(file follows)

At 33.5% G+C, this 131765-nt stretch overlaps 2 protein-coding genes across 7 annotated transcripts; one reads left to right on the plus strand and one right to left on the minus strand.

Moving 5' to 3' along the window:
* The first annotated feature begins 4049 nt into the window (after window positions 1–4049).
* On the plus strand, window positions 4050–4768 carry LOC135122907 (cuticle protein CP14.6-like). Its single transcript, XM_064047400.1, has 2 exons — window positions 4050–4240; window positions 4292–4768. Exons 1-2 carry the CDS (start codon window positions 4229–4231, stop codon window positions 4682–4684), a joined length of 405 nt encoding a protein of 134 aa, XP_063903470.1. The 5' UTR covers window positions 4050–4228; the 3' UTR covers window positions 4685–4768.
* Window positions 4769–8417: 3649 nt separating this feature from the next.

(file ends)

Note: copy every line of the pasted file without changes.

At 33.5% G+C, this 131765-nt stretch overlaps 2 protein-coding genes across 7 annotated transcripts; one reads left to right on the plus strand and one right to left on the minus strand.

Moving 5' to 3' along the window:
* The first annotated feature begins 4049 nt into the window (after window positions 1–4049).
* On the plus strand, window positions 4050–4768 carry LOC135122907 (cuticle protein CP14.6-like). Its single transcript, XM_064047400.1, has 2 exons — window positions 4050–4240; window positions 4292–4768. Exons 1-2 carry the CDS (start codon window positions 4229–4231, stop codon window positions 4682–4684), a joined length of 405 nt encoding a protein of 134 aa, XP_063903470.1. The 5' UTR covers window positions 4050–4228; the 3' UTR covers window positions 4685–4768.
* Window positions 4769–8417: 3649 nt separating this feature from the next.